"‘I found that I had begun to take a great liking for the man . . . Oddly, this did not grow out of any feeling of veneration . . . for that would have implied my being overawed and somewhat fearful in the presence of someone vastly superior. Rather, my feelings grew spontaneously and from the very depths of my heart. I simply revelled in the man's company.'—Mahendra Nath Dutta (Swami Vivekananda's brother) on Ramakrishna
Press reports in the 1870s Calcutta marvelled at the way ‘highly educated', ‘civilized' and ‘reasoning' men, like Mahendra Nath Dutta, were drawn to the ‘ill clad', ‘illiterate', ‘friendless' and ‘unpolished' Ramakrishna. The progressive press, which had first brought Ramakrishna to public attention, scoffed at his use of ‘vulgar' speech, while acknowledging its effectiveness in religious communication. Despite these critiques, Ramakrishna came to occupy an important place in the cultural life of late-nineteenth-century Bengal.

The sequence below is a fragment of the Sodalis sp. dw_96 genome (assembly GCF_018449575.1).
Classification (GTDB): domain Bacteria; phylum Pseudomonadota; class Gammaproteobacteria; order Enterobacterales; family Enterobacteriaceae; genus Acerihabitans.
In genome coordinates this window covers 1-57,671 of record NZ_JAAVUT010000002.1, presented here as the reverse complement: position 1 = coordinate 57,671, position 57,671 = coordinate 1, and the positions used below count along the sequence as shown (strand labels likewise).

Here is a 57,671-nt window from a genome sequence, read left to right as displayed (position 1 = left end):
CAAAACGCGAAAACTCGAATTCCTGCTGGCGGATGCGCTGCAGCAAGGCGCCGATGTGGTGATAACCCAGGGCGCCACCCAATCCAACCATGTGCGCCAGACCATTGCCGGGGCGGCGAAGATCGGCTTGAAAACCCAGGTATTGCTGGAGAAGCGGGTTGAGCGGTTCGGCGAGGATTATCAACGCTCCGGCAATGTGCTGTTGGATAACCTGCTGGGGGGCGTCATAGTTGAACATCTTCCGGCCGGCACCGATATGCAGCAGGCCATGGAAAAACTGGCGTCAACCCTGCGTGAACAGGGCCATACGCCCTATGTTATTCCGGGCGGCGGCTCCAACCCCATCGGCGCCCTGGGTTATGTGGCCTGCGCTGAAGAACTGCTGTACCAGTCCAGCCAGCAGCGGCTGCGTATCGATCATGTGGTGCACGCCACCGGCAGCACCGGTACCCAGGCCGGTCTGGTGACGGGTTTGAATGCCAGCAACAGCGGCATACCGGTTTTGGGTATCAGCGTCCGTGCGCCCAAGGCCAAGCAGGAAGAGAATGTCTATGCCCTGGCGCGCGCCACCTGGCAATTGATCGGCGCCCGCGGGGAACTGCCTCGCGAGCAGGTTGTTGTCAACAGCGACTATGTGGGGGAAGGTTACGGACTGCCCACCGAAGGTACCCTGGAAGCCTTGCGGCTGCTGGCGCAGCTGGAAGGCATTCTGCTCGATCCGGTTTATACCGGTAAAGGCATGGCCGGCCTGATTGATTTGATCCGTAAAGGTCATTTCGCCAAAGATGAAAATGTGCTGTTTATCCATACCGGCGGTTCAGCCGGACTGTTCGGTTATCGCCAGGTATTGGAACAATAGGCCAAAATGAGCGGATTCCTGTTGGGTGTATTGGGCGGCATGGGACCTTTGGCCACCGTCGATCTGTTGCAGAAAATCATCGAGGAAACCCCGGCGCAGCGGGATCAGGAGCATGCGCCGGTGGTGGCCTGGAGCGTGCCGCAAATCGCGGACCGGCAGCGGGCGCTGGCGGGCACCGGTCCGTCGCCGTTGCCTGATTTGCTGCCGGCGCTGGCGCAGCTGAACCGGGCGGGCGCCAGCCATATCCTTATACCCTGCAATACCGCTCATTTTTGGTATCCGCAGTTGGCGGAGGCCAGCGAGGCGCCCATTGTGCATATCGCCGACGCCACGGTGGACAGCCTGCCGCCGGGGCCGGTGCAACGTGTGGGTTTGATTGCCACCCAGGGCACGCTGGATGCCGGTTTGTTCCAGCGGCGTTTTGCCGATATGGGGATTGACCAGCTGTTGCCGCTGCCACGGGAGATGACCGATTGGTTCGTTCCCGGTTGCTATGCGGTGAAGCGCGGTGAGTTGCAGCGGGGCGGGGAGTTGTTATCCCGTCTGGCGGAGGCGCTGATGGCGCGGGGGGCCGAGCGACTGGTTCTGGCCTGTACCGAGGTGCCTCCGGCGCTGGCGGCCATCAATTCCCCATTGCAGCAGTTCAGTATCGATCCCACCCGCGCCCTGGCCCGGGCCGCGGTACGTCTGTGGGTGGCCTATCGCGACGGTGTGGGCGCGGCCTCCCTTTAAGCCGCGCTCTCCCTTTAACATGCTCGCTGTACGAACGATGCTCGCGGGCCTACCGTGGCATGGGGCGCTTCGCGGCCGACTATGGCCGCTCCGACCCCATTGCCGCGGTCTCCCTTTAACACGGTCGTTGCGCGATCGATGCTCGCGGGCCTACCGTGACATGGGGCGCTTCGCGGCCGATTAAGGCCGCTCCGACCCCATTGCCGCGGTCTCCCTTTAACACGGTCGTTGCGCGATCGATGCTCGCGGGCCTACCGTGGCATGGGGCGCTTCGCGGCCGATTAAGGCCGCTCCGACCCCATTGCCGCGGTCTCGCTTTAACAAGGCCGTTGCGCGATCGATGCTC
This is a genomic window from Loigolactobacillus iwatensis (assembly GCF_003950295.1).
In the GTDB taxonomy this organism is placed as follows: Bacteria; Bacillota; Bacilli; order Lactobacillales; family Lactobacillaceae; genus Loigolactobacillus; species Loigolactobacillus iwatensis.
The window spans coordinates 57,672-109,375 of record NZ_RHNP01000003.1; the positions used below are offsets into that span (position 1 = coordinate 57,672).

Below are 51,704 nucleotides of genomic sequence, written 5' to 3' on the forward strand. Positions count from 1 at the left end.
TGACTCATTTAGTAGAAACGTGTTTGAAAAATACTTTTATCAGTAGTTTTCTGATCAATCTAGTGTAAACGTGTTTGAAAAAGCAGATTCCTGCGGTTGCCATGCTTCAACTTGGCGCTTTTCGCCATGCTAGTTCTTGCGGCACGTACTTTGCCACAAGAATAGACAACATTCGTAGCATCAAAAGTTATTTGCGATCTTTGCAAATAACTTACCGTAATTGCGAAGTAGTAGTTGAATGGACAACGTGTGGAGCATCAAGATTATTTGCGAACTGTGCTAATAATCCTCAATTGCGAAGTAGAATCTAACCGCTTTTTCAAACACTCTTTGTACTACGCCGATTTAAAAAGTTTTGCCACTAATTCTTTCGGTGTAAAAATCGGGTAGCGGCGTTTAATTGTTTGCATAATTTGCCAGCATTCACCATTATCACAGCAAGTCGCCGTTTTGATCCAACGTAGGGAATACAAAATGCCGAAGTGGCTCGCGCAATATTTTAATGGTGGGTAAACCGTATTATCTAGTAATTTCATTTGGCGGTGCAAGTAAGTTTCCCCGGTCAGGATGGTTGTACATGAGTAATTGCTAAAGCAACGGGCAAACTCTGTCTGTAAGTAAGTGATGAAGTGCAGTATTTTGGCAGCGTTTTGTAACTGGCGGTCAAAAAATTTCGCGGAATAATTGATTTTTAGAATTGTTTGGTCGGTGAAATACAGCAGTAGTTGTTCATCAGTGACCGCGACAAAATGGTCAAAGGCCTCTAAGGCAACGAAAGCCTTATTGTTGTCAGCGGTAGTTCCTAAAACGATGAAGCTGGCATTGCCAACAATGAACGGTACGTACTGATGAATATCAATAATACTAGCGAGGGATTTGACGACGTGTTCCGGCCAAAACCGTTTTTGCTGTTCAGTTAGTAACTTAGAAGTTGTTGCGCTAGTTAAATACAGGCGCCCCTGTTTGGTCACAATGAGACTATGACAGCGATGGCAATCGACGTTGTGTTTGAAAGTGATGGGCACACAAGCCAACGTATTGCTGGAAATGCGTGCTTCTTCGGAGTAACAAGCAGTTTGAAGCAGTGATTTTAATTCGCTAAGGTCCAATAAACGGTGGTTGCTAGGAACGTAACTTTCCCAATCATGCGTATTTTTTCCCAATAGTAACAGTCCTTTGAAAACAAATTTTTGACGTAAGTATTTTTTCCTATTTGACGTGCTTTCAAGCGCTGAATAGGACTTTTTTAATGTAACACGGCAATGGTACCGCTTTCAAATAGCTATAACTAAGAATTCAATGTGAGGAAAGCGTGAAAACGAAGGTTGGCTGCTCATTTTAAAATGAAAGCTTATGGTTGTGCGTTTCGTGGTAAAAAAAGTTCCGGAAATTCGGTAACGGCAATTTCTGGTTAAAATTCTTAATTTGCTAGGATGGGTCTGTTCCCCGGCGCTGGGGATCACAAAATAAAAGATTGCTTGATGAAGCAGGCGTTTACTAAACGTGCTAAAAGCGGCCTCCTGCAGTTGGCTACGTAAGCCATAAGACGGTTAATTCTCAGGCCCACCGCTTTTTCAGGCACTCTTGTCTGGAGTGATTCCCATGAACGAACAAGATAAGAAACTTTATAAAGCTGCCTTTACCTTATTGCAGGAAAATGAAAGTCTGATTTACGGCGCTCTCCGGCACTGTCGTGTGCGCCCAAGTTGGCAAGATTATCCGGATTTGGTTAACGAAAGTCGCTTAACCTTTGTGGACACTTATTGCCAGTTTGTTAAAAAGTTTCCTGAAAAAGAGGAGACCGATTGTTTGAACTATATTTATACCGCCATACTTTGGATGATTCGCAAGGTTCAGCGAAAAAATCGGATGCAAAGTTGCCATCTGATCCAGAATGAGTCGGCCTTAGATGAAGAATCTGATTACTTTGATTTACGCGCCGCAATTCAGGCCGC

Amiya P. Sen's lucid introductions and fluent translations of the interactions between Ramakrishna and his followers in His Words make for an engaging and illuminating account of Ramakrishna's teachings. Compiled from a variety of contemporary and near-contemporary sources, this book brings out the dramatic simplicity of Ramakrishna's incisive commentaries on profound religious ideas.
See also by Amiya Sen Ramakrishna Paramahamsa: The Sadhaka of Dakshineswar"